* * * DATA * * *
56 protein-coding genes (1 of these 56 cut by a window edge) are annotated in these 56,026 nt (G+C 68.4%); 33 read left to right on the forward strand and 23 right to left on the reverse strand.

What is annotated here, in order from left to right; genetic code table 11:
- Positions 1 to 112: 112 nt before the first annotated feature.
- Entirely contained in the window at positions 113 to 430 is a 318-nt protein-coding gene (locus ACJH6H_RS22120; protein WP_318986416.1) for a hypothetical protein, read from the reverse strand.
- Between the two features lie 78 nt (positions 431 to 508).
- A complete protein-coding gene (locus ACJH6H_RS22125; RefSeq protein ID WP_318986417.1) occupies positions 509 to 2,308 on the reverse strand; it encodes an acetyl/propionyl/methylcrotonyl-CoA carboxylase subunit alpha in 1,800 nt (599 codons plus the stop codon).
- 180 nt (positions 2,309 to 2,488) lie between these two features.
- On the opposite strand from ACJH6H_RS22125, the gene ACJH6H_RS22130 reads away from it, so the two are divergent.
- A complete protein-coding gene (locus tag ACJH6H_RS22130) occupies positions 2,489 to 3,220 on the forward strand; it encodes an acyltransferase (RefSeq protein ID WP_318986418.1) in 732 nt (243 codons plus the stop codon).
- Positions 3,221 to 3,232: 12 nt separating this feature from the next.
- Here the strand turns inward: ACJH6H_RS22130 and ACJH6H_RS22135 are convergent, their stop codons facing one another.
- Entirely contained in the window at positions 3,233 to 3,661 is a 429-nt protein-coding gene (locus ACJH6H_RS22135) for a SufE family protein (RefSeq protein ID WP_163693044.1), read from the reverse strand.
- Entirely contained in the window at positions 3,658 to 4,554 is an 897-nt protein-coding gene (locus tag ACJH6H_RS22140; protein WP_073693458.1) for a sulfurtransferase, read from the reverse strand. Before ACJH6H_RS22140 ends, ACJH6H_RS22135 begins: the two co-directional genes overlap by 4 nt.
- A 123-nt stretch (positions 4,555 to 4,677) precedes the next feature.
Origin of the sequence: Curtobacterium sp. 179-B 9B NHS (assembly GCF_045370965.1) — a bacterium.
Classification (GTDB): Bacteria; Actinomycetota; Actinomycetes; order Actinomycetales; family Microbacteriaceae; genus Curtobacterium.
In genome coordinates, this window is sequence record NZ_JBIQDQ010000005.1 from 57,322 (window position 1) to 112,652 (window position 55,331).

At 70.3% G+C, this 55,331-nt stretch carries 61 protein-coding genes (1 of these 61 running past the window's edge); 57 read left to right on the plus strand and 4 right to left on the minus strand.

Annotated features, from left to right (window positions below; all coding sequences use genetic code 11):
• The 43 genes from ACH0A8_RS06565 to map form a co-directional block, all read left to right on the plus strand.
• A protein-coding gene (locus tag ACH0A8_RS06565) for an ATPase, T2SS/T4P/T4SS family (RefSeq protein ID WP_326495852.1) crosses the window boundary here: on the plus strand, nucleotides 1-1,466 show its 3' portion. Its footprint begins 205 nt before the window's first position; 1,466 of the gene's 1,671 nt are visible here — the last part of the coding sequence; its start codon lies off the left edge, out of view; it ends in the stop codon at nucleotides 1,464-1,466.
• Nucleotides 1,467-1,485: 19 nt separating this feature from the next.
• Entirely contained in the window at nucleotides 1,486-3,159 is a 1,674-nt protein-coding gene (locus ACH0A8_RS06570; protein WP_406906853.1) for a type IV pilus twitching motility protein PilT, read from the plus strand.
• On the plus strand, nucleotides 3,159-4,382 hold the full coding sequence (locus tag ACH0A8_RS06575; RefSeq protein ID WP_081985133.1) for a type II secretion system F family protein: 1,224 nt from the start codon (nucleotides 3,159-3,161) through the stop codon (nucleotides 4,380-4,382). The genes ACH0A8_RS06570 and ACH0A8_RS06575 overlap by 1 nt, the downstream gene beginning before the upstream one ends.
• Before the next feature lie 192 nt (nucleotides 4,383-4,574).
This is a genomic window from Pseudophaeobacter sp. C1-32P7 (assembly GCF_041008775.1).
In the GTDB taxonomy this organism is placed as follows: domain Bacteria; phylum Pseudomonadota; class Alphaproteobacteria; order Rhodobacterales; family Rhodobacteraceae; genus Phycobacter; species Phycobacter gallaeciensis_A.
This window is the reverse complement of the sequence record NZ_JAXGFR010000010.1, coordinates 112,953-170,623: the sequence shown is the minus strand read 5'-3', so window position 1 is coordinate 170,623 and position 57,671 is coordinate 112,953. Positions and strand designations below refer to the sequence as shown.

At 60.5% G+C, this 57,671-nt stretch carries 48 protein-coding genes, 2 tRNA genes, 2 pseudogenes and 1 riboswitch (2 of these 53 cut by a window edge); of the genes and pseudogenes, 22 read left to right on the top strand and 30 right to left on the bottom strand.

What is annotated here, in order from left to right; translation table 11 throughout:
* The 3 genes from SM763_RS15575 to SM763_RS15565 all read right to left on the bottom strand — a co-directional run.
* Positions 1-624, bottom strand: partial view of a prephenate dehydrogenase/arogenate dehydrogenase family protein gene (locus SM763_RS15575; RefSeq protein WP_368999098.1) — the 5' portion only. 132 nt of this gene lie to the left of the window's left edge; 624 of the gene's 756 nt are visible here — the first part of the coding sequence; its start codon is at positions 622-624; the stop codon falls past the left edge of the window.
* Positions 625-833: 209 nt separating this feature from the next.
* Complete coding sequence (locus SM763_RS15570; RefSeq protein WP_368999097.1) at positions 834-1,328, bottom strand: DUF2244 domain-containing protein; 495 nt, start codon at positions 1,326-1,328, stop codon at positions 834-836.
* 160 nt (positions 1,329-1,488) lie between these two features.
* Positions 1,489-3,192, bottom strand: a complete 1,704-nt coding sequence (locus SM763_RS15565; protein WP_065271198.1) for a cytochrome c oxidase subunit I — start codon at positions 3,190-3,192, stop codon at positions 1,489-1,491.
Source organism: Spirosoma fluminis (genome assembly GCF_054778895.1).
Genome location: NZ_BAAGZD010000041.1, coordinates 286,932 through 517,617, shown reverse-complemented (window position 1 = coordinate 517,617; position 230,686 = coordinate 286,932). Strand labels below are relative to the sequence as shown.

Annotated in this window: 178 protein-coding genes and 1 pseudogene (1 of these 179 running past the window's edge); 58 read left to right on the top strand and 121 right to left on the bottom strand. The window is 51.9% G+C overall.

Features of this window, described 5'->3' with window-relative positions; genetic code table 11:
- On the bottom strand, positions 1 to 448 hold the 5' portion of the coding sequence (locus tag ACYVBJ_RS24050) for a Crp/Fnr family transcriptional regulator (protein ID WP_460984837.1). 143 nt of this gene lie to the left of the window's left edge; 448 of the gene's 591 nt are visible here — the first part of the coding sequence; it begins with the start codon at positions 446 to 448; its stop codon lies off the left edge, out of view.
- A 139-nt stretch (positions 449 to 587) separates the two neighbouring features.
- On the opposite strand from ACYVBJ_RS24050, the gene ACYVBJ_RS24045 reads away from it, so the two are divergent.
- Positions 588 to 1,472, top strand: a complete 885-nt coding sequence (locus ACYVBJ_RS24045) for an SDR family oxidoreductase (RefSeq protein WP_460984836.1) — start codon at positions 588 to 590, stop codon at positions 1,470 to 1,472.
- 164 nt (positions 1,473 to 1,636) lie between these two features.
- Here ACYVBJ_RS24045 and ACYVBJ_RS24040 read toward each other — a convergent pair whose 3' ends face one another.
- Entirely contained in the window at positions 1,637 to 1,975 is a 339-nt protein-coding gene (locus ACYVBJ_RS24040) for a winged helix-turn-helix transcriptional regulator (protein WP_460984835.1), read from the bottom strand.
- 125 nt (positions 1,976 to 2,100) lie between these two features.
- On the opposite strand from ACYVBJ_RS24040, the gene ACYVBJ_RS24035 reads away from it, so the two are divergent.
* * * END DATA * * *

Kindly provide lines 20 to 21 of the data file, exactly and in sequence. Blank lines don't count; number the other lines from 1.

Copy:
• The 43 genes from ACH0A8_RS06565 to map form a co-directional block, all read left to right on the plus strand.
• A protein-coding gene (locus tag ACH0A8_RS06565) for an ATPase, T2SS/T4P/T4SS family (RefSeq protein ID WP_326495852.1) crosses the window boundary here: on the plus strand, nucleotides 1-1,466 show its 3' portion. Its footprint begins 205 nt before the window's first position; 1,466 of the gene's 1,671 nt are visible here — the last part of the coding sequence; its start codon lies off the left edge, out of view; it ends in the stop codon at nucleotides 1,464-1,466.